This is the film that announced Matt Damon and Ben Affleck as movie stars. I’ve always been intrigued by these two and the way their careers progressed after this film was so popular. Affleck used it as a springboard to more popcorn action flicks or romantic comedies. Their quality was sometimes debatable, but he was still very popular for quite some time, before eventually finding his niche behind the camera in great films like The Town and Argo. Damon, on the other hand, has resisted the more popular films and stuck to more dramatic fare where he will likely be Oscar nominated. The only time Damon has really come close to something popular was the Bourne series or a small role in his Good Will Hunting follow up, Saving Private Ryan. For two guys that have been best friends for years, their careers have ended up being very different.
Good Will Hunting is the story of Will Hunting (Damon). Will is a troubled youth with a photographic memory who spends most nights getting drunk with childhood friend Chuckie (Affleck). He has taught himself complicated maths equations and impresses Gerald Lambeau (Stellan Skarsgard), a local professor at MIT, when he solves maths problems designed for his advanced students. After a run in with the law, Lambeau organises for Will to avoid jail time if he will study at MIT under the tutelage of Lambeau. The other requirement is that Will must see a psychiatrist. After Will plays up with the first few shrinks that he sees, Lambeau takes him to see his old college roommate, Sean Maguire (Robin Williams). Sean is from Will’s neighbourhood and Gerald hopes the two will be able to connect through that. Will and Sean have their moments, but the two eventually respect each other, and Will begins to open up to Sean, something he’s not done with anyone before. Sean helps Will to deal with everyone’s expectations that he is a genius and destined for greater things, and also walk him through a budding relationship with a Harvard medical student (Minnie Driver).
It is the performance of Damon and Affleck that make this film something special. The two are playing best friends and their off screen friendship shines through here. It’s easy to see these two have been friends for a long time. Their easy rapport with one another is one of the film’s highlights for me. The performance from Robin Williams is also great. He is mostly known for his outrageous comedic ability, but films like this one and Dead Poets Society show what he can do if he has to tone it down. Williams won an Oscar for his role in Good Will Hunting, as did Damon and Affleck for their screenplay. Both were well deserved, Good Will Hunting is one of the best films of the nineties, with top quality performances from the whole cast. It started Affleck and Damon on the road to superstardom, but this early effort is still one of their best performances.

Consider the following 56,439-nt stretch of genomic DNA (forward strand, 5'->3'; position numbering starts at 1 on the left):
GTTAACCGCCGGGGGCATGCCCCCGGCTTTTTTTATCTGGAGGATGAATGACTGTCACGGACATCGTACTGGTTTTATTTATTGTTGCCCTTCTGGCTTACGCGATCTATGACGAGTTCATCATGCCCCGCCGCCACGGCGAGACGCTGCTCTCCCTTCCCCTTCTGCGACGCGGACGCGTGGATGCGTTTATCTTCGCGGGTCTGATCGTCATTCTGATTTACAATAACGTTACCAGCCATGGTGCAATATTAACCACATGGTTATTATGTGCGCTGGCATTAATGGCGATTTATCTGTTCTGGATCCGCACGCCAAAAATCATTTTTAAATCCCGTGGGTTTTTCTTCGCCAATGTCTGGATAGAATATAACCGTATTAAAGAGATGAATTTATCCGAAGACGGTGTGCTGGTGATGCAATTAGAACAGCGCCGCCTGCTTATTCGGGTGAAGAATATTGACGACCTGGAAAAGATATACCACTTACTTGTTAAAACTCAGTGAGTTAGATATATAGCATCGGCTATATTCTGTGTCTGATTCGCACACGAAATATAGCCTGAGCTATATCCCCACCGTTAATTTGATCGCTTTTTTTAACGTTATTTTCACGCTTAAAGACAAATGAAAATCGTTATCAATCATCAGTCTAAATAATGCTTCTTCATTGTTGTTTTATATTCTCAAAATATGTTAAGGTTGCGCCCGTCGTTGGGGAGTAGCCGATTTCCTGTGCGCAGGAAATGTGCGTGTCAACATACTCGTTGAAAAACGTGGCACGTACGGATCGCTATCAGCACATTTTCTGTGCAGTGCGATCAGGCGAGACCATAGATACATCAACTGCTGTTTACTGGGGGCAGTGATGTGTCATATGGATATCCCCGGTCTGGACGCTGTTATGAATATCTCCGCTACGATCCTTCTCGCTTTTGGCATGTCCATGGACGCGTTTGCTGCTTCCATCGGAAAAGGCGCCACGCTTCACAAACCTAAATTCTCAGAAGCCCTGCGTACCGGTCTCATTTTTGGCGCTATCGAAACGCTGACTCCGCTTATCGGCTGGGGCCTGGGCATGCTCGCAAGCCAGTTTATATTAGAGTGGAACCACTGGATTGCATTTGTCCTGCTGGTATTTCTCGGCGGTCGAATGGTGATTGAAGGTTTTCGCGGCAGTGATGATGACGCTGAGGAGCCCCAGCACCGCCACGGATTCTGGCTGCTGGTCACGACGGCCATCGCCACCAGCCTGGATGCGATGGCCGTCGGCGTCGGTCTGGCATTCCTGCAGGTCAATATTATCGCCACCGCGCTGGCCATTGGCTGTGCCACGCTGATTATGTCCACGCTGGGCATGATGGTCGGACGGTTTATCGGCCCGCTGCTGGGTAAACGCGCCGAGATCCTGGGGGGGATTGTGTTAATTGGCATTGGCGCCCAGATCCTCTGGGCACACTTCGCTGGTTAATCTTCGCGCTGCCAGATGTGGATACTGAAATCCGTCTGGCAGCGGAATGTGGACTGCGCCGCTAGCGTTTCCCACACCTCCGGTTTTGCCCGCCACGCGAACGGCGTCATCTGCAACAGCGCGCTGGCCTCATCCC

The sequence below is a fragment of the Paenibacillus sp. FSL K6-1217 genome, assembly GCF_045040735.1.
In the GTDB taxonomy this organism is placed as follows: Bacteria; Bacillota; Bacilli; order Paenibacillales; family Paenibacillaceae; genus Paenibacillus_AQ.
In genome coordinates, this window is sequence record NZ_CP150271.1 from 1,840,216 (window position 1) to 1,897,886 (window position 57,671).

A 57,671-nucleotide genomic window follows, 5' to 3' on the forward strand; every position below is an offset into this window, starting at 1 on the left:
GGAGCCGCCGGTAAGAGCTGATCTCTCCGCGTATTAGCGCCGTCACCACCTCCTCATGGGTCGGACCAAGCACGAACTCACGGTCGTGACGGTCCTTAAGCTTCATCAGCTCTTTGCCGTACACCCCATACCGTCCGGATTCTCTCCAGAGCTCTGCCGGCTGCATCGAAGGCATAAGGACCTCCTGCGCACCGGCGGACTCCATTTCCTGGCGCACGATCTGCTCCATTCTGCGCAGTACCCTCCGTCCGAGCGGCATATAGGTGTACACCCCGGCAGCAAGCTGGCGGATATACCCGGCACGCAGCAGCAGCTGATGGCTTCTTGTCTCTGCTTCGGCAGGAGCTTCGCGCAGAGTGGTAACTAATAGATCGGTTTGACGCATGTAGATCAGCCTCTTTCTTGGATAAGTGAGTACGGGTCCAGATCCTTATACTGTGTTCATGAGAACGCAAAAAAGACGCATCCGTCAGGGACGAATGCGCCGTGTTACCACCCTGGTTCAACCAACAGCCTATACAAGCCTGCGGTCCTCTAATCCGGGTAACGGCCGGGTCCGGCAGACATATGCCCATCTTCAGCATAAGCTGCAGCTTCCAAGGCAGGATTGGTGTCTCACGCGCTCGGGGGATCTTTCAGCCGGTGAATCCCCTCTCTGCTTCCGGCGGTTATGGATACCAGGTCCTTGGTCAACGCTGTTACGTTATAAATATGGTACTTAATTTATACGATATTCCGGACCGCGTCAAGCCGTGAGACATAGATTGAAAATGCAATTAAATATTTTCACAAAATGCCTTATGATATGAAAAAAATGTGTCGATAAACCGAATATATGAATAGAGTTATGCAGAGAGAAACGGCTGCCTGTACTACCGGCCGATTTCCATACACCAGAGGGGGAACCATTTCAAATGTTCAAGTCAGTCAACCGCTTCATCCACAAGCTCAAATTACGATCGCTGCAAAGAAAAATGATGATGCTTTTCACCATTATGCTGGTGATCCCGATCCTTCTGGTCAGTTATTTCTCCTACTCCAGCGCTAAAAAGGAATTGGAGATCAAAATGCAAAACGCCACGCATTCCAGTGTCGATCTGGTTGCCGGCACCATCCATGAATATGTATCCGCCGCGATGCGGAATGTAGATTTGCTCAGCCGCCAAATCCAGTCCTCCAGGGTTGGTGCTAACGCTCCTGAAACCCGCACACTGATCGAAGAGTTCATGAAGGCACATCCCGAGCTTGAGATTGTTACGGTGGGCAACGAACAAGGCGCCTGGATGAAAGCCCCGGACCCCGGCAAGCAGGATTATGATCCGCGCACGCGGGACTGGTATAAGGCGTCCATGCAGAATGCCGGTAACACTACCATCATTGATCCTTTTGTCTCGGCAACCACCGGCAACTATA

I know I watched this movie when it was released on video, but literally the only memory I had of it was Minnie Driver delivering a blow job joke. Watching it now I can understand why it didn’t make much of an impact on me as a young teenager. Good Will Hunting is very character driven– lots of talking, lots of introspection. To tell the truth, I’m not always that into these types of movies even now, but I can definitely appreciate them. Even ones set in Boston.
Will Hunting (Matt Damon) is a self-taught genius working as a janitor at MIT. When he solves a difficult math problem left on a department blackboard Will catches the attention of Professor Gerard Lambeau (Stellan Skarsgård), who wants to nurture Hunting’s innate talents and bring him into the world of academia. Problem is, Will would rather hang out with his buddies (Ben Affleck, Casey Affleck, and Cole Hauser), constantly getting into trouble and landing himself in jail.
I think 14-year-old me didn’t connect with the movie because I could not understand why anyone would want to mess around and work construction rather than go to college. Here was a kid being handed a free education and a better life, but he’d rather dick around with his Southie friends in bars for the rest of his life. Uh… what’s up Will? It takes you weeks to decide that you want to leave Massachusetts, have a relationship with Minnie Driver, and maybe get a job that utilizes your talents. It just seems like this is a decision that should have taken you all of two hours to make.
I’ve changed a lot since 1997. For one, I understand that college isn’t for everyone. I was a kid on track for college, and it was a great experience for me. However, I met many people who were in college because it was what was expected of them, and they should not have been there. Maybe Will knows that academia isn’t really for him, and doesn’t want to waste his time doing something that will make him unhappy. If so, more power to him.
Even with my newfound appreciation for this story I’m still not that into the movie. Matt Damon and Robin Williams have terrific chemistry, and Affleck is OK. This is obvious Oscar bait that totally worked, but other than Williams’ performance I’m not entirely sure all the accolades are warranted. The story is quite predictable, but I suppose the moments between Damon and Williams are what sets this apart from similar coming of age tales. Still, that’s not really enough to grab me. Maybe it will in another 17 years.